Be aware though, that the milk used to make it is homogenized, which is not good for you. (See Benefits of Raw Milk for more info on this.) However, it’s always a trade off if you can’t get raw milk during the winter time for learning how to make yogurt yourself. Raw cow's milk is available year round.
Natural Foods Warehouse sells goat’s milk yogurt (along with Whole Foods) so you can keep the kind of milk the same. This is ideal but the goat’s milk product is somewhat pricey. I think it is well worth it, though.
Use It For Five “Generations”
You can also use your last jar of homemade yogurt to start your new batch the next time. This can be done for up to five “generations” of it. The first batch you make is the "first" generation so it actually means four more times after that. There is a kind of natural bacteria in milk that keeps it fresh.
Cultured or fermented foods are extremely beneficial for optimum health. Again, see "Benefits of Raw Milk" for further info.
Fruit can be added as desired and I use it in my Healthy Smoothie Recipe. I always add the sweetener in as I am going to consume it, not right after making it.
I also use it on my homemade Sweet Breakfast Granola, which I eat as a dessert or snack sometimes. I occasionally add fresh fruit in season to that too. Be creative and try it on lots of things!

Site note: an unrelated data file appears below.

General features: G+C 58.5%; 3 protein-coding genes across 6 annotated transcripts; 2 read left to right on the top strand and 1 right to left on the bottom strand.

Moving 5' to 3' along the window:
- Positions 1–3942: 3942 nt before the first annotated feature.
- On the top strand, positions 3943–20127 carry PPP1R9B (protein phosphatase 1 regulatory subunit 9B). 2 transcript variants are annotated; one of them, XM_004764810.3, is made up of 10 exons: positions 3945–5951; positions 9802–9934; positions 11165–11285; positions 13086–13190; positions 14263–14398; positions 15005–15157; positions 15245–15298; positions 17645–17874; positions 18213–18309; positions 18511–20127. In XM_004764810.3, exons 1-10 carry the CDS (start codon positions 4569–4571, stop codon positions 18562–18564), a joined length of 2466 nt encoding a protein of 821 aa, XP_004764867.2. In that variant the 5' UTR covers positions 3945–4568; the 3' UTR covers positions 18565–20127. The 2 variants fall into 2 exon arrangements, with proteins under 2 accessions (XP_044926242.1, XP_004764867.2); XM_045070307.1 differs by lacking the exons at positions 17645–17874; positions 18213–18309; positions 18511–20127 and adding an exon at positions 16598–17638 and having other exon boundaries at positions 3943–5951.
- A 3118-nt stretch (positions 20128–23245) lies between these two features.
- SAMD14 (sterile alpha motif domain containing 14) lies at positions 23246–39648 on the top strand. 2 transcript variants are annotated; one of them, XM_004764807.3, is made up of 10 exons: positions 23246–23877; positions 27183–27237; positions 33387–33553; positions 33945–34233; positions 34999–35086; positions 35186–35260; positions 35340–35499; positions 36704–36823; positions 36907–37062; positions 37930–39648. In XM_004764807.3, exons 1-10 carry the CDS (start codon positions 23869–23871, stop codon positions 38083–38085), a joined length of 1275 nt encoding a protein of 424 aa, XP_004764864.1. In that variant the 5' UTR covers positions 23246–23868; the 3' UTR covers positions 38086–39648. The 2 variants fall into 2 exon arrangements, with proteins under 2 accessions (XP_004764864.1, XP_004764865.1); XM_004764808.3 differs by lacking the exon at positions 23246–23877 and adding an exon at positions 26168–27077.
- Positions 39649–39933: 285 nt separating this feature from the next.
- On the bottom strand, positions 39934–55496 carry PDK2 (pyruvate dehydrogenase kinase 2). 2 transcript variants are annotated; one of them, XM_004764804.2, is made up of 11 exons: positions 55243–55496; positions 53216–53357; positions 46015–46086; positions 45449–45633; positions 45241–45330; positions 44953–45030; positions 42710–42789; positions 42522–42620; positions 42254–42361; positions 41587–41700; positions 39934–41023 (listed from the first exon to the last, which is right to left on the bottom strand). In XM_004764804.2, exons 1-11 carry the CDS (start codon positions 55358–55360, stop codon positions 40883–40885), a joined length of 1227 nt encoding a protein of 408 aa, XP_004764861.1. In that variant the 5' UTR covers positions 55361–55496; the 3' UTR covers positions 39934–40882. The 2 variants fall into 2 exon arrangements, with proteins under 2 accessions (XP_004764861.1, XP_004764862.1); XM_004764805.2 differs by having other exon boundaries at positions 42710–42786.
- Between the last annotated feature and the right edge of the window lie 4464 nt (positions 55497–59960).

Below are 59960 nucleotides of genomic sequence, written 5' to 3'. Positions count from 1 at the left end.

Alternative Method of How to Make Yogurt
Another way to learn how to make yogurt without having to purchase a machine is to use a six-pack cooler (like what I carry my lunch in) and put it into two quart jars. Heat the milk until a clean knuckle inserted into it feels neutral, neither hot nor cold. Then put about a tablespoon of starter (plain, not sweetened) into each quart jar, using a non-metal spoon, and pour the warm milk into them. Do not stir it.
Set the jars (uncovered) into the cooler and pour fairly hot water (the kind you would use for hand-washing dishes) into it around the jars to within one inch of the top. Close the lid of the cooler and set it where it won’t be moved or bothered.
Leave it for at least eight hours (up to about 10-12) and then take the jars out of the cooler (discard the water). There may be some whey on top, or if using raw cow’s milk, maybe some cream. Stir either into it when you are going to consume it, again with a non-metal spoon, and add a sweetener of your choice.
Put lids on the jars and store them in the refrigerator. Don’t
stir the whole container, just stir what you take out. If desired, save a
little to use as your next starter batch, up to five generations as
mentioned above in the first directions.